INDIANAPOLIS – A cliché-minded football coach might call this a rebuilding year for the Indiana State Fair.
When the 17-day fair kicks off today, there will be no big-ticket concerts at the Indiana State Fairgrounds or downtown. No official signature food item. No ring-side views of the popular draft horse hitch competitions (because it’s taking place in a new Youth Arena that is not equipped with a safety wall).
And nothing is scheduled in the coliseum, which is in the midst of a $53 million upgrade – unless you count public tours that will be offered for the curious.
Still, executive director Cindy Hoye – who prefers to call this a transition year – says plenty of new features and old traditions will entice people to the 156th annual fair, the sixth-oldest in the country.
This is a unique year, Hoye said. But I also can’t recall a year when we’ve had so many new things for people to see.
Among this year’s highlights: A $3 million glass barn built by the Indiana Soybean Alliance as a high-tech, interactive way to teach kids (and adults) about modern farming in Indiana.
Situated on the north side of the fairgrounds, the 4,500-square-foot, glass-paneled structure is a unique seed-to-plate excursion with real farmers who explain how they use modern technology along with traditional practices to produce food.
It’s a top priority for farmers to show consumers how we produce the food we eat, said Kevin Wilson, a soybean farmer and president of the Soybean Alliance, a statewide board that oversees soybean farmers’ contributions (checkoff dollars) to fund research and educational activities. People don’t realize how farms have improved.
Also new this year, the $10 million Youth Arena – with a floor flexible enough to accommodate ice skating, hockey and 4-H animal shows – will open on the south side of the coliseum and become the focal point for many events.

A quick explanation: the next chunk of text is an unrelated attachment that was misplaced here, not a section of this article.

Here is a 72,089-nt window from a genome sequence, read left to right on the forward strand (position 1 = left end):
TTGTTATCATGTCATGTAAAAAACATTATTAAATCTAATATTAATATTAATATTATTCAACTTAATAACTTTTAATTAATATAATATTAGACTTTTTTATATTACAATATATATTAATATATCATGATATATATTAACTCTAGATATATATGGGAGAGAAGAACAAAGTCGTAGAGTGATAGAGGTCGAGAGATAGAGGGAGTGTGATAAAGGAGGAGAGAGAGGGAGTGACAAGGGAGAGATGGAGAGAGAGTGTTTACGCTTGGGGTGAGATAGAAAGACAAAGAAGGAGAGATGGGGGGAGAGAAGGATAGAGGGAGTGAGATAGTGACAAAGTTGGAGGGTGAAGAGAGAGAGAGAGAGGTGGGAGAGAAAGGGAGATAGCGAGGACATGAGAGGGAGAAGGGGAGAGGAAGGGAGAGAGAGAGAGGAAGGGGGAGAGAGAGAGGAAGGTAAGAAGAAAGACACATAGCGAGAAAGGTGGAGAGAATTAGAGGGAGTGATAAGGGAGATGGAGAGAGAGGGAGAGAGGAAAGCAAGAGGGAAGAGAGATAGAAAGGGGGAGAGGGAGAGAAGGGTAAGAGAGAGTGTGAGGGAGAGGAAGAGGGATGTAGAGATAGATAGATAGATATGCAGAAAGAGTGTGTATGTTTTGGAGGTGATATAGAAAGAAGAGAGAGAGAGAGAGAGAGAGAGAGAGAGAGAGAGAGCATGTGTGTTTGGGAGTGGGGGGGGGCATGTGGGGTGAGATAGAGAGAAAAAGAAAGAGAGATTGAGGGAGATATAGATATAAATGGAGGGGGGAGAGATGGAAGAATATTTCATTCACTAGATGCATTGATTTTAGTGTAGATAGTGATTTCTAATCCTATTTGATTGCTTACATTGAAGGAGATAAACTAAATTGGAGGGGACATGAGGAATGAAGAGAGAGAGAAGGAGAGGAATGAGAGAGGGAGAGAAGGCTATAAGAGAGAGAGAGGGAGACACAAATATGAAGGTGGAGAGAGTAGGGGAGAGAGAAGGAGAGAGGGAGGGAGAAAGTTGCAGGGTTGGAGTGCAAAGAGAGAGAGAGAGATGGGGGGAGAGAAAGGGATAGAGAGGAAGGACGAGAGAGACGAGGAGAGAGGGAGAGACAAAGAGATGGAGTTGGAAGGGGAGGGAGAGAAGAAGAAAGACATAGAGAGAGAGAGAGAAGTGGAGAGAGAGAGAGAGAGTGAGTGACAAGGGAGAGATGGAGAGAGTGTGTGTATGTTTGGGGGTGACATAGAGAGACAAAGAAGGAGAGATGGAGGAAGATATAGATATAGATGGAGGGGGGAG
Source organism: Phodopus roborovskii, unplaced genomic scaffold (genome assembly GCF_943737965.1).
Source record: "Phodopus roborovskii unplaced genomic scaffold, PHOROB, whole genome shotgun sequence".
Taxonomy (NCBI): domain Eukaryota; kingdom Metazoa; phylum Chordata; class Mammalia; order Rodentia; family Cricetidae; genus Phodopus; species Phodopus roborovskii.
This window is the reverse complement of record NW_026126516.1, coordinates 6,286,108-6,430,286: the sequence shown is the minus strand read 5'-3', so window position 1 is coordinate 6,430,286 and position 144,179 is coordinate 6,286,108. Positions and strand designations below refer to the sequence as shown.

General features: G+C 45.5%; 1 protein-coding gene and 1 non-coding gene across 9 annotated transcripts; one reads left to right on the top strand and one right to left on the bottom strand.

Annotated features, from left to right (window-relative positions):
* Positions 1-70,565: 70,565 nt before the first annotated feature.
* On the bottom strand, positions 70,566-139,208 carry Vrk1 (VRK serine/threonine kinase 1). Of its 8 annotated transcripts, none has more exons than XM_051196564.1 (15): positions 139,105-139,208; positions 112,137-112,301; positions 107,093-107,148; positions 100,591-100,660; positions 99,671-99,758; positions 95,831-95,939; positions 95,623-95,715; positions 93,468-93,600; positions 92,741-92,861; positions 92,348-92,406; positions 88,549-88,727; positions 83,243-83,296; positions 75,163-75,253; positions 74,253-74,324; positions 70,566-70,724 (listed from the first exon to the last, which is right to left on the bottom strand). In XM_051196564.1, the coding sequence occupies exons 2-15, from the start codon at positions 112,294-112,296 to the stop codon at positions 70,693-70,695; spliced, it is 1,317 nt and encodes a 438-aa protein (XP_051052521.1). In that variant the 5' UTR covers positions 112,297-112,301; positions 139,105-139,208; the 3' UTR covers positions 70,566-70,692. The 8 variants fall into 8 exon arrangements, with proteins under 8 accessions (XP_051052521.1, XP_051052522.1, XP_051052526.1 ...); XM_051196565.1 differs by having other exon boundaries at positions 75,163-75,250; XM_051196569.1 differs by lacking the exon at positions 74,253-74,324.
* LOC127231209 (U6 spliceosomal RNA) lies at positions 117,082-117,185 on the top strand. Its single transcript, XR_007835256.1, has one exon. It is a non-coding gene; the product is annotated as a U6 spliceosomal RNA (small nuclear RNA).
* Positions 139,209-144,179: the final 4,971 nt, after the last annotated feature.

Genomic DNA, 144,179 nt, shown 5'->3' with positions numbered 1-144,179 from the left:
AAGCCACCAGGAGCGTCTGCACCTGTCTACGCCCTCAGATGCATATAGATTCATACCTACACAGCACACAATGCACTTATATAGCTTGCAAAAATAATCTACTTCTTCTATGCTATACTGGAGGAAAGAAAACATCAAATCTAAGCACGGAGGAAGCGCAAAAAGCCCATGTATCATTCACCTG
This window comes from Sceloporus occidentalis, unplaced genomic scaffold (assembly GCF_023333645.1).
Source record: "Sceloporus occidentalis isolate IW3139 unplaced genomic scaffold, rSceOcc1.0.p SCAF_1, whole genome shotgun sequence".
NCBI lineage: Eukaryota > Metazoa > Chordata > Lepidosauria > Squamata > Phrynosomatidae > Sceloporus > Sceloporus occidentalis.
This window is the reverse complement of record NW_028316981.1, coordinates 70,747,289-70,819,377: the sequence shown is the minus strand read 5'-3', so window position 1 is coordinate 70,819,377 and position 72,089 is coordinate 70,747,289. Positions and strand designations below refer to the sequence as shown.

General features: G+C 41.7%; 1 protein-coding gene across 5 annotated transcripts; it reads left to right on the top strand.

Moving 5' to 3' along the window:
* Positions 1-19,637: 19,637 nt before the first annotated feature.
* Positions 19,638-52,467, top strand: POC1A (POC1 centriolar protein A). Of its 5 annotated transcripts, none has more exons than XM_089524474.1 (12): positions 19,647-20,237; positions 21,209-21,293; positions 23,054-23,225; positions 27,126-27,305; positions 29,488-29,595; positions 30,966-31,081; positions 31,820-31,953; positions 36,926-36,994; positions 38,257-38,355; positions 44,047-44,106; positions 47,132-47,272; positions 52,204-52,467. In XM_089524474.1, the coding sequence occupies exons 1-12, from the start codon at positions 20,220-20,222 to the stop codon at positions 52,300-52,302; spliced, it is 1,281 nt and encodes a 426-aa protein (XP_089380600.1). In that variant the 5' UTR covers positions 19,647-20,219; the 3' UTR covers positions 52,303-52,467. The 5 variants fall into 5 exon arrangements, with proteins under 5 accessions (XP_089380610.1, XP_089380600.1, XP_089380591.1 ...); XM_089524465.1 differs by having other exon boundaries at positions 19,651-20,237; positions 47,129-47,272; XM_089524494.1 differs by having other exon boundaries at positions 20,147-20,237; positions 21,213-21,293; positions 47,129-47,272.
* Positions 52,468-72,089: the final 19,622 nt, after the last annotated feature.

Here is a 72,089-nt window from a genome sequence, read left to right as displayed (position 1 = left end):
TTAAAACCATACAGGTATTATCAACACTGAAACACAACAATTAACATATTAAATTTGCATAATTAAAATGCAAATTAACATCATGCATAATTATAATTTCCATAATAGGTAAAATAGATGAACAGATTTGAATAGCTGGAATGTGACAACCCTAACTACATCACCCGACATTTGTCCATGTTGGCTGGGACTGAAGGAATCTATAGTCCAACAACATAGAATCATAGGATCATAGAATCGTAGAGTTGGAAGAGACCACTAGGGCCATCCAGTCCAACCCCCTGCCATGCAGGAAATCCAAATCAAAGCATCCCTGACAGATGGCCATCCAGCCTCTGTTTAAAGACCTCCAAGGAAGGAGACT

And in a bid to appeal to families with tiny tots, a new midway for kiddies will be unveiled at the opposite end of Main Street, near the Fall Creek Parkway main entrance. It will have 10 smaller rides and less congestion than the bigger midway.
We really think families are going to like this opportunity, said Hoye. For some with really young children, the midway might be a little overwhelming. So this is going to be more relaxed, lower-key experience.
The cost for either midway will be the same, and the tickets and unlimited-ride wristbands will work in either.
There also will be plenty of odd attractions, some familiar and some not. There’s the giant popcorn ball in honor of the fair’s Year of Popcorn; the world’s largest pig; and the usual array of deep-fried treats, such as bacon-glazed doughnut holes.
Hoye, who is in her 26th year at the fair (ninth as its executive director), acknowledged the closure of the coliseum will mean some changes for traditional livestock events, the biggest one being the cancellation of the annual 4-H Grand Champion Drive and Sale of Champions.
Those two events have been replaced by animal-specific celebration awards to the top animals in each category, taking place at the individual animal barns rather than in one place.
And instead of live viewing of the draft horse hitching competitions, the public will watch from afar on a giant video screen. The biggest reason: Safety. Without a protective wall, the fast-moving hitched wagons could pose a danger to spectators.
We have very creatively programmed this to make it work, Hoye said. We could have not had the draft horses; that was a choice. But we feel people love to walk into the barns and just look at the horses, and they love to see them being hitched up.
None of this should be an issue next year, as plans call for the newly renovated coliseum (currently without a name or corporate sponsor) to be open by the 2014 fair.
Next year we will be mixing animal shows and concerts in the coliseum, she said.
The remodeling of the coliseum will mark the eventual return of live, big-ticket concerts. The long-time tradition of on-site, big-name concerts ended two years ago after the tragic stage collapse that killed seven and injured 60 people.
Attendance at last year’s fair was 853,941, the lowest it has been in five years. Much of that was blamed on last year’s summer heat and the ever-moving target of school-start dates.
This year’s goal is 850,000, which Hoye said is achievable, weather permitting.
As for the 17-day schedule – which began in 2009 as a way to accommodate families with school kids with three weekends rather than two (under the old 12-day schedule) – fair officials say they will decide later this fall whether or not to stick to the expanded schedule for another three years beginning in 2015. The 2014 schedule is already locked in at 17 days.
We evaluate the schedule every year, and that is an ongoing conversation, Hoye said.